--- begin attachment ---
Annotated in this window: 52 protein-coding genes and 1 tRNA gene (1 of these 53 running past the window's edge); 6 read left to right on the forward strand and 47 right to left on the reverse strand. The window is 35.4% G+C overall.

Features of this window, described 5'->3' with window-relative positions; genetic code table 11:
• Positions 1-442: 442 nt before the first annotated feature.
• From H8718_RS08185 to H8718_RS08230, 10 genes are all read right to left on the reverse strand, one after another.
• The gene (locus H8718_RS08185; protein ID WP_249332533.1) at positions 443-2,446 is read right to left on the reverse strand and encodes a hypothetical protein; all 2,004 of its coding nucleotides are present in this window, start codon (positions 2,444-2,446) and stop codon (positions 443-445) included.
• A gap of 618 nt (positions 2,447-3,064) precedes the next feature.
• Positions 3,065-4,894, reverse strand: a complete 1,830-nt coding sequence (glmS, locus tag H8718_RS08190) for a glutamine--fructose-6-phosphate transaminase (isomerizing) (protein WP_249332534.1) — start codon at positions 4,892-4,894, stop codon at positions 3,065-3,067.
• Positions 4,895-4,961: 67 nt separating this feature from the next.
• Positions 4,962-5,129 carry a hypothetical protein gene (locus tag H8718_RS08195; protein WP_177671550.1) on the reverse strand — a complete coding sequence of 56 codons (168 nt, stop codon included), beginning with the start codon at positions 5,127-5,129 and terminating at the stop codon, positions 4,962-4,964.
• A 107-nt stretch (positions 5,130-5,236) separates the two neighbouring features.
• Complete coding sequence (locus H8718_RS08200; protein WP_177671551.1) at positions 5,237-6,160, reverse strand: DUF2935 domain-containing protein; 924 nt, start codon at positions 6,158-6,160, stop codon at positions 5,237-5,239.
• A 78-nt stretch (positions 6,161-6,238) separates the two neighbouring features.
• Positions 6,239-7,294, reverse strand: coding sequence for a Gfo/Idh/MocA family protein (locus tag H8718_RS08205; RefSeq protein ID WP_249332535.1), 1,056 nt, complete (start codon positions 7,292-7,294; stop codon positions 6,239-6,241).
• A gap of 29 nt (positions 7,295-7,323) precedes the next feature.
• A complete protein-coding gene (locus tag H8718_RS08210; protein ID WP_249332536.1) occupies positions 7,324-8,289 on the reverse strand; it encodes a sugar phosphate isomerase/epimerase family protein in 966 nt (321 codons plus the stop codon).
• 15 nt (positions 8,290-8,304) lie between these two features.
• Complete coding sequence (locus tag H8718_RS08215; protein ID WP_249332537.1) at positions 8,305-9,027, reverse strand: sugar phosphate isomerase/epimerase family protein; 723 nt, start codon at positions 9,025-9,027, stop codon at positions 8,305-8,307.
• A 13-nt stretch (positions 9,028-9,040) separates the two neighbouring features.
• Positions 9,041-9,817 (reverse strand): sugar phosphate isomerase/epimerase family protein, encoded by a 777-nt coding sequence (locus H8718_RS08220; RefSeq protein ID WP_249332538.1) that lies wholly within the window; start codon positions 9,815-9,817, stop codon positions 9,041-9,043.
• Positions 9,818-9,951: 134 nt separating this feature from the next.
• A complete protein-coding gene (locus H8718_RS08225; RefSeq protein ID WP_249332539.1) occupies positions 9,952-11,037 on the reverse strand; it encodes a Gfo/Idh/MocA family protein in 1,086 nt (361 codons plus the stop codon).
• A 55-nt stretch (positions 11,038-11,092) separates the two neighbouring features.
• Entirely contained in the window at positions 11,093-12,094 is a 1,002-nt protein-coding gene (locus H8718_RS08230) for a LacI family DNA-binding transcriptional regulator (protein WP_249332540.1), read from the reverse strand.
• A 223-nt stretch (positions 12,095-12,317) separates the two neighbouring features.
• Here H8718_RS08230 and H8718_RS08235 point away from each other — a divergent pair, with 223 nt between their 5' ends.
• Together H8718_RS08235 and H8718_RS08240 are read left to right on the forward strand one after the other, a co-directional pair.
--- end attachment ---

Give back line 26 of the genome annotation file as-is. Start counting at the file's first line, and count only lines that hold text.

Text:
• Together H8718_RS08235 and H8718_RS08240 are read left to right on the forward strand one after the other, a co-directional pair.